The men also knot a longyi around the waist, but in a different manner, and usually of plain or plaid cloth.

Bamar Court dance by women.

Traditional dance by Bamar men.

Austro Asiatic Speaking Peoples:


This map shows southern Burma and western Thailand. The Mon are shown in crimson.

The Mon are the oldest people in this region, and had a high civilization in what is now Myanmar and Thailand before the Bamar or the Thai arrived from the northeast. They are responsible for Theraveda Buddhism being the dominant religion of this area. Their language belongs to the Austro Asiatic language family and is related to the Khmer language of Cambodia, Vietnamese, and many tribal languages of Southeast Asia. They, along with other Austro Asiatic peoples are shown in pale blue on the map above. They live mostly in Mon State, and nearby areas, as well as in parts of Thailand. Many have been assimilated in past centuries.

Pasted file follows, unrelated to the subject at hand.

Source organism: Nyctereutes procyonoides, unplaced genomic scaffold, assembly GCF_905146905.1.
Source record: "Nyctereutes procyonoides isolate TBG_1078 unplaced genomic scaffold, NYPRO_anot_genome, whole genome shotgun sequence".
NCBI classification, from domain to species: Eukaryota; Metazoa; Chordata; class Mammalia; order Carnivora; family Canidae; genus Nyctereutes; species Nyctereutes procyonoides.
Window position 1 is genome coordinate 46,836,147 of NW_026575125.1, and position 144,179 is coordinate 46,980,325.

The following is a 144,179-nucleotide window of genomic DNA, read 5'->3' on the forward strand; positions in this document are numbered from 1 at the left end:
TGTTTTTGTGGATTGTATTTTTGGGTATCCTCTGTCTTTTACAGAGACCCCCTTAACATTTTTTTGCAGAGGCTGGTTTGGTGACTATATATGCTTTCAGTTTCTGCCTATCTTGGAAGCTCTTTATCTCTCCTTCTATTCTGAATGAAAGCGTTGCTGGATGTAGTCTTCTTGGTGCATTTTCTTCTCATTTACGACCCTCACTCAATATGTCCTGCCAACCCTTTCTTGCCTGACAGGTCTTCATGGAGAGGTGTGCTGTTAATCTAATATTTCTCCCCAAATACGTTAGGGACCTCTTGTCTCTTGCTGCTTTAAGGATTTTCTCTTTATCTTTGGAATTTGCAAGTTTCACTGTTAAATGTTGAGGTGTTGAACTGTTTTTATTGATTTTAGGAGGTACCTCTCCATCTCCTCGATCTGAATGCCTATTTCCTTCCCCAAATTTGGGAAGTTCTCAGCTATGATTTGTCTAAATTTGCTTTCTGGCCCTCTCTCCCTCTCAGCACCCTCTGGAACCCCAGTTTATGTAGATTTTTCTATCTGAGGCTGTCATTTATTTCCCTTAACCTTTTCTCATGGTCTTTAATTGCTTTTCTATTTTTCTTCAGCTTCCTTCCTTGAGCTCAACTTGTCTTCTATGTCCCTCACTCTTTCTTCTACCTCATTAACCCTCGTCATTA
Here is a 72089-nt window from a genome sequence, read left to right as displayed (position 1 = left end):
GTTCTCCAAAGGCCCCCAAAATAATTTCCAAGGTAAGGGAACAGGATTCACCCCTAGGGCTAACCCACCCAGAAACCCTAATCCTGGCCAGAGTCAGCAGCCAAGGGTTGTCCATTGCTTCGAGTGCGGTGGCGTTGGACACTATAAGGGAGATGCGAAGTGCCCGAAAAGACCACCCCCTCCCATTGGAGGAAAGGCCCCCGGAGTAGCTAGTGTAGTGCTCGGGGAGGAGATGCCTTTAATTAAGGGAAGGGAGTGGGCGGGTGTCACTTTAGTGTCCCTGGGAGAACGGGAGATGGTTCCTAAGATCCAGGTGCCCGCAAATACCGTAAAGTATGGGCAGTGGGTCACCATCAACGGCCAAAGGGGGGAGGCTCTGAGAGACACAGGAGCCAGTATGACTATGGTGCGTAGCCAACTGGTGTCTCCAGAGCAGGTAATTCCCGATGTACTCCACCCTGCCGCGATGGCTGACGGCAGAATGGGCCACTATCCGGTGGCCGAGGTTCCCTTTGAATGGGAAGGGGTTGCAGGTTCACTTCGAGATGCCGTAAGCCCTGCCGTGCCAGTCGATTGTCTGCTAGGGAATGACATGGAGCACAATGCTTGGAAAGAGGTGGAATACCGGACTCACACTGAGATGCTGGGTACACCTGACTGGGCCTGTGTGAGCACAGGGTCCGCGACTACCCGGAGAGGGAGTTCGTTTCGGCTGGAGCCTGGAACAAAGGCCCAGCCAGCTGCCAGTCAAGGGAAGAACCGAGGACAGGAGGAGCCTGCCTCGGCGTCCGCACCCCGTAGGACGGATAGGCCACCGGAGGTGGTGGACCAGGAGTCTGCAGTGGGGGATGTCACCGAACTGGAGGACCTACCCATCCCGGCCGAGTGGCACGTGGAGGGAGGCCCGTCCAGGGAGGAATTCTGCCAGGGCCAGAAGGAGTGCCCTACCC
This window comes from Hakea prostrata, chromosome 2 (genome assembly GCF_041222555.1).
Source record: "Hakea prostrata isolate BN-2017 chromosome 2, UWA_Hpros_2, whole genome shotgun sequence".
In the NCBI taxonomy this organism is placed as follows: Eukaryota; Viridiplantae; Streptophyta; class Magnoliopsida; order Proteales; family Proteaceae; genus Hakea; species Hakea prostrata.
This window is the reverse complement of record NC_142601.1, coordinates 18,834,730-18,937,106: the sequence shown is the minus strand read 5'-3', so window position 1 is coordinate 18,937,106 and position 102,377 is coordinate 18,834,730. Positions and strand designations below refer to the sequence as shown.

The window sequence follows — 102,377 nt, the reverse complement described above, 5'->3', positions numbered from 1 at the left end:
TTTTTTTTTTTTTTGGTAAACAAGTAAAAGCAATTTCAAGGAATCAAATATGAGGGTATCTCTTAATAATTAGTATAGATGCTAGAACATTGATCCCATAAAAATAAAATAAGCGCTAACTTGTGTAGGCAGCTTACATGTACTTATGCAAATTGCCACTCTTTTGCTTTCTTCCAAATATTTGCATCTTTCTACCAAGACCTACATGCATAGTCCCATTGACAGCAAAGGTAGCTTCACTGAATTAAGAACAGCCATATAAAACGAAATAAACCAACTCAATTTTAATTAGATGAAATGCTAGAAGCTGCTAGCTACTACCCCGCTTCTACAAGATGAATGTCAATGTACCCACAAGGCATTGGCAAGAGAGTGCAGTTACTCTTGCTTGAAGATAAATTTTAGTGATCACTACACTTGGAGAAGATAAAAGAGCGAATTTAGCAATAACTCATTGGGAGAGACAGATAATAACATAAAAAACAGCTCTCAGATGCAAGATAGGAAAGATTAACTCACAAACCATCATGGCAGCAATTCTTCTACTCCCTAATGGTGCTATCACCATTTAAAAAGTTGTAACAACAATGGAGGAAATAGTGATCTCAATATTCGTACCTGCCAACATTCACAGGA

A video of Mon girls dancing.

A Video about Mon culture, showing boys dancing in the middle.

Besides States and Regions, Myanmar also has 'Self-Administered Zones' and 'Divisions'. These are for the recognition of some of the smaller groups who live in more restricted areas. Here is a map which shows them. 


The Wa are another Austro Asiatic people, who live mostly in the Wa Self Administered Division of Shan State, and adjacent parts of Yunnan Province in China. Like the Mon, they have lived in the region for a long time, however, they are a tribal people who only recently gave up headhunting. They mostly follow a traditional animist religion, and few are Buddhists.Wa costume is mostly in red and black.


Here are some Wa girls doing the famous hair swinging dance.

 The Wa men dance as well